Wednesday, February 23, 2011

096. February Update. Incl. Afghanistan, Indonesia, Macedonia

Religious Liberty Prayer Bulletin | RLPB 096 | Wed 23 Feb 2011

By Elizabeth Kendal

Let those who fear the LORD say, 'His steadfast love endures forever.' (Psalm 118: 4 ESV)

FEBRUARY 2011 UPDATE -- During February we prayed for . . .

ARAB STREET, where minority Christians wait to see what will emerge out of the chaos.

* UPDATE (1): POLISH PRIEST MURDERED IN TUNISIA. On Friday18 February Tunisia's caretaker government approved a general amnesty of political prisoners, some 2,500 of whom were convicted under the former regime's tough anti-terrorism laws. The same day Polish priest Father Marek Rybinski (34), missing for several days, was found dead in a garage at the Salesian school in the Manouba district of Tunisia where he had worked since 2007. No group has yet claimed responsibility and the government is reporting the slaying as a crime of 'fascist terrorists'. Motivated by the brutal murder of Father Rybinski, around 15,000 pro-secular Tunisians rallied in Tunis last Saturday 19 February. Waving banners bearing slogans such as 'Jews, Christians, Muslims: all Tunisians', they called for Tunisia to remain secular and tolerant. The battle for Tunisia has begun.

* UPDATE (2): UNRELENTING VIOLENCE AGAINST COPTS IN EGYPT. On 8 February in Elias Hanna, Minya Province, where there is no church for some 600 Copts, a mob of around 80 Muslims attacked a small group of Copts praying together in a house owned by the Diocese, injuring five. In Rafah (near Gaza) the Church of St George was torched on 16 February. Walls left standing bore graffiti saying, 'No to Christians in Muslim Land.' The next day Christians in El-Hathatah, Minya Province, huddled together inside Saint George's Church as Muslims surrounded and stoned the building. Police did not respond to calls for help, leaving Coptic youths to defend the property. On 18 February Islamic militants broke into the home of the Coptic building contractor who built St Mary and St Michael church in Talbiya. After scrawling 'Islam is the solution' and 'The Church has to be demolished' across the walls, they abducted his 18-year-old daughter, Nesma Sarwat.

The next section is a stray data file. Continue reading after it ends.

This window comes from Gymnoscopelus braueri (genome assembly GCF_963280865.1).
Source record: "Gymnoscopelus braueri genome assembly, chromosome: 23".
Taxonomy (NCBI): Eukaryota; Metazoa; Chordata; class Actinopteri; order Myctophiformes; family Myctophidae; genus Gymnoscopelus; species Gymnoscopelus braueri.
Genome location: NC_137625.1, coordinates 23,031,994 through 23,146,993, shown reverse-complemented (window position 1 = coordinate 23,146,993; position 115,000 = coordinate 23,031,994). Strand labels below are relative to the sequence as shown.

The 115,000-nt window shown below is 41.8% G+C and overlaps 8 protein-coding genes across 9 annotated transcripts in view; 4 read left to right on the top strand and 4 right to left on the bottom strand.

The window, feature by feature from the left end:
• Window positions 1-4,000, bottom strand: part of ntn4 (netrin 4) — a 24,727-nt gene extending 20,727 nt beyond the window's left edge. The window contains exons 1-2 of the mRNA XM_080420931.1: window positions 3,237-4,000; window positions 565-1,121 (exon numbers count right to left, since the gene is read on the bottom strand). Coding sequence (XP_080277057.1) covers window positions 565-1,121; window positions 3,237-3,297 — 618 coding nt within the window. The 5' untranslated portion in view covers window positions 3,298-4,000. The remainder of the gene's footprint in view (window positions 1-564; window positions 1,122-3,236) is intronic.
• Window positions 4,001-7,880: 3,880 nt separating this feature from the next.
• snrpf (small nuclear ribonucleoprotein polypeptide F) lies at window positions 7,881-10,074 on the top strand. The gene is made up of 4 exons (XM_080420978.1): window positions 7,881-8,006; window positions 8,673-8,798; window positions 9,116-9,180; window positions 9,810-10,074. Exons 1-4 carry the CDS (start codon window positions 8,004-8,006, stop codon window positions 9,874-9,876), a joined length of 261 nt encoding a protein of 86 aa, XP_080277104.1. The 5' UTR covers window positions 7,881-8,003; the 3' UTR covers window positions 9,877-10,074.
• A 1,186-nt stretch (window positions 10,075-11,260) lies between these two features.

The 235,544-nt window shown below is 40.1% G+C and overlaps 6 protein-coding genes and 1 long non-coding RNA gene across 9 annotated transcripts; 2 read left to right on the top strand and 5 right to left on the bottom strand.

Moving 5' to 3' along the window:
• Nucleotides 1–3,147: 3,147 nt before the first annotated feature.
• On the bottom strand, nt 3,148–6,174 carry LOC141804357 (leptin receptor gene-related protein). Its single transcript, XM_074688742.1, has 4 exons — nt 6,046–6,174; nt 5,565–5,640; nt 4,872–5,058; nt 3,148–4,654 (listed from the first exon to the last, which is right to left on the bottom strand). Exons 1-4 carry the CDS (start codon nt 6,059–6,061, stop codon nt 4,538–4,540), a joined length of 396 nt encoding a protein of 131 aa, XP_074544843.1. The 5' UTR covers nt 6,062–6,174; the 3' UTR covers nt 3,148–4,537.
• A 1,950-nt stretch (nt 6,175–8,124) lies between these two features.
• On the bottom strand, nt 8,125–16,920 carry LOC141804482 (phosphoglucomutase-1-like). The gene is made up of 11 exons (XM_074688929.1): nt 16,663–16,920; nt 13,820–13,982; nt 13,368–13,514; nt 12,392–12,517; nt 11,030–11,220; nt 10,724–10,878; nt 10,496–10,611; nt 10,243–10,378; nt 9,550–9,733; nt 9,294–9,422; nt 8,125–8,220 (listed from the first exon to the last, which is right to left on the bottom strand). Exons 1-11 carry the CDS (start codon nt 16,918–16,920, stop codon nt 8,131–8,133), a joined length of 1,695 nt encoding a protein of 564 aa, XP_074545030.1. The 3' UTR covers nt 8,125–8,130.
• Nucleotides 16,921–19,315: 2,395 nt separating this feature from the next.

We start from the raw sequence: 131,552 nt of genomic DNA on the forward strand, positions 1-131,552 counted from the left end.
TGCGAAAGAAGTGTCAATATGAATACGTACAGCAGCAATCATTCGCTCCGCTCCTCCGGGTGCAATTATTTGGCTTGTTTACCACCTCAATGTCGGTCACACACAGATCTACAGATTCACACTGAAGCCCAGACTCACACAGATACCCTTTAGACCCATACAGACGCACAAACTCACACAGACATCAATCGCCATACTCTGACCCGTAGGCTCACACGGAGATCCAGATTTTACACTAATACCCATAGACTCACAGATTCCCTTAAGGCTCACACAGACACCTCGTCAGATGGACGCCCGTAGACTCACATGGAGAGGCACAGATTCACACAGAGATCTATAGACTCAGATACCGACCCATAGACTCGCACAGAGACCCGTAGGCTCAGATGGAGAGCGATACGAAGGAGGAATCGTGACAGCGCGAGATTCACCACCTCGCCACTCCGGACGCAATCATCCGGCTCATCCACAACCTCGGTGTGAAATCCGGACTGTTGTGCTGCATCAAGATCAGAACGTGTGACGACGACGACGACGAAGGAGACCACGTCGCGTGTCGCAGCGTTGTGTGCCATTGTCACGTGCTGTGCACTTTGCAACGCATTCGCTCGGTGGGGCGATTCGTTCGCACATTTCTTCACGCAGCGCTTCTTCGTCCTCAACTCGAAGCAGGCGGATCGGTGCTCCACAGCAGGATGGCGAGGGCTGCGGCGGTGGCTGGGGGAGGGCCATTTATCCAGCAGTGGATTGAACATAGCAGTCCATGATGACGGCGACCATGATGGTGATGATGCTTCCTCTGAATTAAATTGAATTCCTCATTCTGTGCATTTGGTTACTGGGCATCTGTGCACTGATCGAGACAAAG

ETHIOPIA, where the federal government, due to ethnic federalism, seems unwilling or unable to intervene as Christians living in majority Muslim autonomous regions suffer rising levels of Islamic intolerance, violence and imposition of Sharia Law.

INDIA, where the dangerous ideology of fascist Hindutva (radical, militant Hindu nationalism) advances unchallenged.

* UPDATE: HINDU NATIONALISTS REAP REWARDS IN MADHYA PRADESH. As reported in RLPB 095, the combined Hindu nationalist forces, the Sangh Parivar, held a social kumbh in Mandla, Madhya Pradesh, over 10-12 February. Christianity was vilified and Christian 'missionaries' were portrayed as blood-sucking bed bugs that must be killed. Militant Hindu nationalism was proffered as the only path to equity, prosperity, harmony and national security, although these are the exact opposite of what Hinduva actually delivers. On Thursday 17 February by-elections were held for the Assembly seats of Kukshi and Sonkutch, two of Madhya Pradesh's long-time Congress strongholds. In a crushing blow for the Congress Party, the Hindu nationalist Bharatiya Janata Party (BJP) wrested both from it. State BJP president, Prabhat Jha, said the results showed that the Scheduled Tribes and Scheduled Castes were 'drifting away from the Congress', adding, 'This has given us enough fuel to work more vigorously towards the welfare of tribals and SCs in the state and associating them with the party in a major way.'